She gestured towards the phone, and Jason picked it up. The screen was filled with a message from a woman called Susan, and at first glance, it seemed agreeable and conciliatory.
On a second, more attentive read, Jason realized a veiled apology for mistreatment on her sister and her parents' side. Suddenly, some of Betty's behavior started to make sense.
Betty turned to Jason: "I don't want them in our lives, Jason, or anywhere near Lacey! Not Susan, and not my parents. They are toxic!"
Jason soothed Betty, and Lacey, sensing her mother's distress, started crying. Jason dropped the subject and never raised it again. They had each other, their daughter, and good friends -- it was enough.
But Lacey was only six months old when the rain that Betty loved brought an end to their happiness. Betty was on her way to pick up Lacey at daycare when a car ahead of her skidded in the driving rain.
Betty was gone, and it seemed that Seattle's grey skies mourned for her. A devastated Jason stood by the graveside, numb to everything except his loss. One by one, friends approached, and finally, a woman he had never seen before left a tiny bouquet of violets on Betty's coffin.
The woman shyly introduced herself as Juliana, Betty's best friend from primary school, and gave Jason her phone number, and urged him to contact her if he ever needed anything.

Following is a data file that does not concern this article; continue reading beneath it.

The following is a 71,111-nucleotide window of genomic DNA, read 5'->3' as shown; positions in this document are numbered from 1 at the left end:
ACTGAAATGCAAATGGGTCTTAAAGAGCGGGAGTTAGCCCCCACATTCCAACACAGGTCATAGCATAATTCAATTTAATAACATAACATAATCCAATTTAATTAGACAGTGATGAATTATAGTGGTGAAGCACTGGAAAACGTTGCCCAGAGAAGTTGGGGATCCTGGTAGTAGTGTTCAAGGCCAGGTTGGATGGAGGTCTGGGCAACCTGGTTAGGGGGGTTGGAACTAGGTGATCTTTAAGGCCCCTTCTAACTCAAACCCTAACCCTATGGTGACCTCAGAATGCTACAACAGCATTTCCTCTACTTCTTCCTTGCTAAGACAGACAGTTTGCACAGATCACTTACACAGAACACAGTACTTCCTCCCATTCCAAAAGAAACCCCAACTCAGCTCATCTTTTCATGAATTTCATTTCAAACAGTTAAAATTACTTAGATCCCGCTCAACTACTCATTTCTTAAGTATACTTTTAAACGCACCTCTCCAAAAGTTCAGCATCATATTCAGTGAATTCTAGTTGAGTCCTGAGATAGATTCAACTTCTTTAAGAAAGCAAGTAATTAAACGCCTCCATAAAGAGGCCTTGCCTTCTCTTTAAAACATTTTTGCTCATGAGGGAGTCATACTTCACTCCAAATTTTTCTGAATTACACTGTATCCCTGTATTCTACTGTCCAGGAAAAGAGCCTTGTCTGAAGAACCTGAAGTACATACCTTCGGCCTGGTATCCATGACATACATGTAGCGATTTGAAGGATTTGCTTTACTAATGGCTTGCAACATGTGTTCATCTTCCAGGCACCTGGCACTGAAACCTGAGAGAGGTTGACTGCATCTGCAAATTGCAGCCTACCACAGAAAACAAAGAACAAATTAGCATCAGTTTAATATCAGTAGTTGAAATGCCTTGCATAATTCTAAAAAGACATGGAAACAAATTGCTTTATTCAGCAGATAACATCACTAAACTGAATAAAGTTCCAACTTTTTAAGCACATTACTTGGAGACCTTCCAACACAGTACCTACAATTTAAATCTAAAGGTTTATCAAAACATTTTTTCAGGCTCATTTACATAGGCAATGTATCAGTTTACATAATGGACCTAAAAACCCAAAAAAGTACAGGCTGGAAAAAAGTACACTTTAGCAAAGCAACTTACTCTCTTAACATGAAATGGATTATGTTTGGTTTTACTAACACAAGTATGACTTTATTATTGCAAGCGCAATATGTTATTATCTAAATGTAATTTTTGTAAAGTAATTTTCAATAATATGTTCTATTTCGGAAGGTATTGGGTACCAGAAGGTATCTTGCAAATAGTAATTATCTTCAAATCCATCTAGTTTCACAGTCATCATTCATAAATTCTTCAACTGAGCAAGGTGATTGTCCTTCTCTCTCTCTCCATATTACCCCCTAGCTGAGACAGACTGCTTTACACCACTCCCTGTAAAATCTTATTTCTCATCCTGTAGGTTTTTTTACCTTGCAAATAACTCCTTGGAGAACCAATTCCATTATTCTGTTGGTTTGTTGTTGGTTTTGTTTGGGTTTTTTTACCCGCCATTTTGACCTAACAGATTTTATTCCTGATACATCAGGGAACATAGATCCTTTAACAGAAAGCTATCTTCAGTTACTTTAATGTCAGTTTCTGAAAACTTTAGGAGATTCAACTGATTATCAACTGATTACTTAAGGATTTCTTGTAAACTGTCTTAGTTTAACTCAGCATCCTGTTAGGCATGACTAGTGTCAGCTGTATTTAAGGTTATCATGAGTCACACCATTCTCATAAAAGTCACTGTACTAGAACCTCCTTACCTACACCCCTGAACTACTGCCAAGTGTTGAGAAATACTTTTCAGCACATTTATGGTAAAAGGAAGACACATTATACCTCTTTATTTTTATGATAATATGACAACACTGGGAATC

Betty's family were a no-show at the funeral, even though Jason had announced it on social media. Betty's friends and colleagues had come, Jason's too, but sister Susan, who had seen Lacey's baby pictures, had apparently missed the announcement of her sister's death. A week later, Jason was surprised to receive a message from Susan on social media.
Before letting Susan and her parents into his daughter's life, Jason wanted to know the truth about their relationship with his beloved Betty and why she was so determined not to be in touch with them.
A few days later, Jason met Susan online. The two spoke for several hours, and Susan seemed to be a sweet and gentle woman, whose blue eyes were so much like Betty's...
Susan stood revealed as the abusive, ugly bully she truly was, the woman who had made Betty's childhood miserable.
Susan revealed that she was 15 years older than Betty. Betty had been a change-of-life surprise, the baby of the family. Susan smiled sweetly:
"I suppose we did spoil her! We were so protective...And Betty became oversensitive... I'm sure you must have noticed how she overreacted to everything!"
Jason frowned, so Susan hurried on: "What matters now is Lacey! Maybe Betty never told you, but my parents are wealthy, and I, myself, have done quite well..."
"No, I honestly know nothing about your family..." Jason confessed.
"Well...I can't have children, so Lacey will inherit it all. She'll be a well-to-do young lady! And of course, my parents and I will help out, pay for her education. Only the best for our girl!"